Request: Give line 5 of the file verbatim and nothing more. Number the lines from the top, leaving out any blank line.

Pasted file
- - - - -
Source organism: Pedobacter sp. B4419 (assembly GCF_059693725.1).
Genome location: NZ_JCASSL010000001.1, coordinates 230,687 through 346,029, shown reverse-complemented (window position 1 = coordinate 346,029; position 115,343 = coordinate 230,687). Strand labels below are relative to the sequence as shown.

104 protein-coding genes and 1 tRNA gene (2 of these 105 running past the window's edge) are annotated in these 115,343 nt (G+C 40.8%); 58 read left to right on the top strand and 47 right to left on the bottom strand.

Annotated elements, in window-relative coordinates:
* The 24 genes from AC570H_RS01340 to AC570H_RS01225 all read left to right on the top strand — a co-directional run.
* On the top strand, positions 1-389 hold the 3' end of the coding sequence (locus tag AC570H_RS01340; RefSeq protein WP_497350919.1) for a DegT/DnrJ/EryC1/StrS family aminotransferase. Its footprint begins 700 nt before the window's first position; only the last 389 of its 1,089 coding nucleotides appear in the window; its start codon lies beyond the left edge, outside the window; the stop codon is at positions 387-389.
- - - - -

* The 24 genes from AC570H_RS01340 to AC570H_RS01225 all read left to right on the top strand — a co-directional run.